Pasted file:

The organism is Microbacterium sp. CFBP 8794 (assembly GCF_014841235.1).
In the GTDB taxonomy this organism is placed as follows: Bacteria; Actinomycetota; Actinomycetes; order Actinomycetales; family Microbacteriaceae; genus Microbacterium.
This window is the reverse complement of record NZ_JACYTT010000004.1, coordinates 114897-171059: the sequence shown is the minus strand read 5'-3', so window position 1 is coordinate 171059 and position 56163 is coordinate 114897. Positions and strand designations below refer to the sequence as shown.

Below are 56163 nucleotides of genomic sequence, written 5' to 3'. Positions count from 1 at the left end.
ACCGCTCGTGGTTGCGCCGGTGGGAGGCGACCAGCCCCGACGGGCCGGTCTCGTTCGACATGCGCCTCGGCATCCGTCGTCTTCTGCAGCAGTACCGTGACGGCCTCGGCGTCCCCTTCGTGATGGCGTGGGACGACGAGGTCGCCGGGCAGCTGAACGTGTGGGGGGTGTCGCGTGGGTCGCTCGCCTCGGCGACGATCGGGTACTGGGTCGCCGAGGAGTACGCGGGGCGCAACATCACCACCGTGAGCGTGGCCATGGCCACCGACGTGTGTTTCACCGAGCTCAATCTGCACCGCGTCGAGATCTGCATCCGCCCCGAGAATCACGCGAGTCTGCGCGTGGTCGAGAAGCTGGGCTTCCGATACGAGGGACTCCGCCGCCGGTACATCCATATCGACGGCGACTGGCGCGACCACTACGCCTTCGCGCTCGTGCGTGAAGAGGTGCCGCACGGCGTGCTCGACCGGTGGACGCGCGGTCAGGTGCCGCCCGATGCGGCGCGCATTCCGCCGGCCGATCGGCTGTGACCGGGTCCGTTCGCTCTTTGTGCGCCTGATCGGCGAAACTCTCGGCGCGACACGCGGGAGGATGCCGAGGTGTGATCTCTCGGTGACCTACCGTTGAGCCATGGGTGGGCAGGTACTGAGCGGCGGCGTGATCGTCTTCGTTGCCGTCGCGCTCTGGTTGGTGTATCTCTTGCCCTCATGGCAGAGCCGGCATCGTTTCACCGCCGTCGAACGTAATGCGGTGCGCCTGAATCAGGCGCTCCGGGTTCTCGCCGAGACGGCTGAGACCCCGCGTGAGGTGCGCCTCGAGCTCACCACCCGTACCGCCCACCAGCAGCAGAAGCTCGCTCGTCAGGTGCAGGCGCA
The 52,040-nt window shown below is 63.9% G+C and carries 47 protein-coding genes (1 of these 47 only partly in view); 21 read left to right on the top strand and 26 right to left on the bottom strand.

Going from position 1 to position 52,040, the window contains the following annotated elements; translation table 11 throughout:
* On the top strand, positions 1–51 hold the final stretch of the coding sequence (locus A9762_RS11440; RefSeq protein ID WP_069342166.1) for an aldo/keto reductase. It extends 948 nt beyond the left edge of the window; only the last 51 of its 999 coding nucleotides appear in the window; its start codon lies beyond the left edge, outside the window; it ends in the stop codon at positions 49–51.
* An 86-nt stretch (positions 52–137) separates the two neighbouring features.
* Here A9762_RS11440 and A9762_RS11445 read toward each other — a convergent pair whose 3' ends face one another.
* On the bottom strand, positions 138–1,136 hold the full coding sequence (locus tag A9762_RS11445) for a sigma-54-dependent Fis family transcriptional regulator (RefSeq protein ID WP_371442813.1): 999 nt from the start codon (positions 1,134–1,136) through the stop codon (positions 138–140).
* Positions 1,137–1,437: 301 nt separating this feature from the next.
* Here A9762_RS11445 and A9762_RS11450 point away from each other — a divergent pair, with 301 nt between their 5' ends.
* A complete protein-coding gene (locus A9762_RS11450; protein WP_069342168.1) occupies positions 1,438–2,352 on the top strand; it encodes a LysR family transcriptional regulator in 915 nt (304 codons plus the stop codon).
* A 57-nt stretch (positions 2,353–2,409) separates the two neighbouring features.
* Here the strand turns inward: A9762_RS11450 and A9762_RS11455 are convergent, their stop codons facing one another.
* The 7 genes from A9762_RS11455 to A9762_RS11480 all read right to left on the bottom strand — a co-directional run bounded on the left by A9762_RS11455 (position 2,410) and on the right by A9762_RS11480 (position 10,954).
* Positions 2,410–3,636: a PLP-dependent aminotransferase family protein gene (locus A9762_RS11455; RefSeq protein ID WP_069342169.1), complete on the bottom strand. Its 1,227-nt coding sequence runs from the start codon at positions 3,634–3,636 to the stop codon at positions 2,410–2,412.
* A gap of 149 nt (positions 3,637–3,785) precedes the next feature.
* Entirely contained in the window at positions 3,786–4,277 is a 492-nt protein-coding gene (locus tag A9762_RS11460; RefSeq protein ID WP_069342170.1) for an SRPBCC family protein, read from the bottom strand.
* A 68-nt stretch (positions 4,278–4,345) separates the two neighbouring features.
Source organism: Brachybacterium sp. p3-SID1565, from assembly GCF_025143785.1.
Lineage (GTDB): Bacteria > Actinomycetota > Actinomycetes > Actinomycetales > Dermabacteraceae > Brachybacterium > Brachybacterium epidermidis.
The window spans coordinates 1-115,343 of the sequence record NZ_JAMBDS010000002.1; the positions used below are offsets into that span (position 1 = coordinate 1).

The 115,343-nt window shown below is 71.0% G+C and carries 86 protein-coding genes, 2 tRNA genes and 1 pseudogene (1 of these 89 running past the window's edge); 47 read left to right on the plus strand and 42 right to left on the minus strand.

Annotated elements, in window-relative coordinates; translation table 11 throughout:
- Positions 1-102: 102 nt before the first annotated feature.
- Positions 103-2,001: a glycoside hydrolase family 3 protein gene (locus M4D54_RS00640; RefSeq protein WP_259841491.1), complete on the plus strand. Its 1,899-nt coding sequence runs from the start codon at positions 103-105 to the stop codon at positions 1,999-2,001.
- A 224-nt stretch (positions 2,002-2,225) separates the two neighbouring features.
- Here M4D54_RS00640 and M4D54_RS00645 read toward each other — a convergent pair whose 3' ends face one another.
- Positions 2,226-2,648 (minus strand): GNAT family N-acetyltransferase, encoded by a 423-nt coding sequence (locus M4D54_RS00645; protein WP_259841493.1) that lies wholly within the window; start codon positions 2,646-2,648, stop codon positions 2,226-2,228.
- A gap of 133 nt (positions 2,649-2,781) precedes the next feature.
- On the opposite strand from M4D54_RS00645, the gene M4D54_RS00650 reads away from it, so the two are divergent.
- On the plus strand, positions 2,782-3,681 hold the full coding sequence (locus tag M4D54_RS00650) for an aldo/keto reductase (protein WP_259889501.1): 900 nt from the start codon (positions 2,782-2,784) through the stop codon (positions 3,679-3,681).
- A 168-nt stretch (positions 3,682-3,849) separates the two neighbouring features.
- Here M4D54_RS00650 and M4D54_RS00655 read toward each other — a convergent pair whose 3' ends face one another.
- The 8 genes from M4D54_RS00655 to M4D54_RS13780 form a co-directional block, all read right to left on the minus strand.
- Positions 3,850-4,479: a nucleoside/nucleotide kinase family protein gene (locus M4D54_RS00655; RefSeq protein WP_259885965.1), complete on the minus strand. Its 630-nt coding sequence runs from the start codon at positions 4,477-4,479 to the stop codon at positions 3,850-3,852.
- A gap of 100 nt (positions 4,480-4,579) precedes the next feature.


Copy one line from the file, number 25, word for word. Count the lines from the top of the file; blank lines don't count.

The 115,343-nt window shown below is 71.0% G+C and carries 86 protein-coding genes, 2 tRNA genes and 1 pseudogene (1 of these 89 running past the window's edge); 47 read left to right on the plus strand and 42 right to left on the minus strand.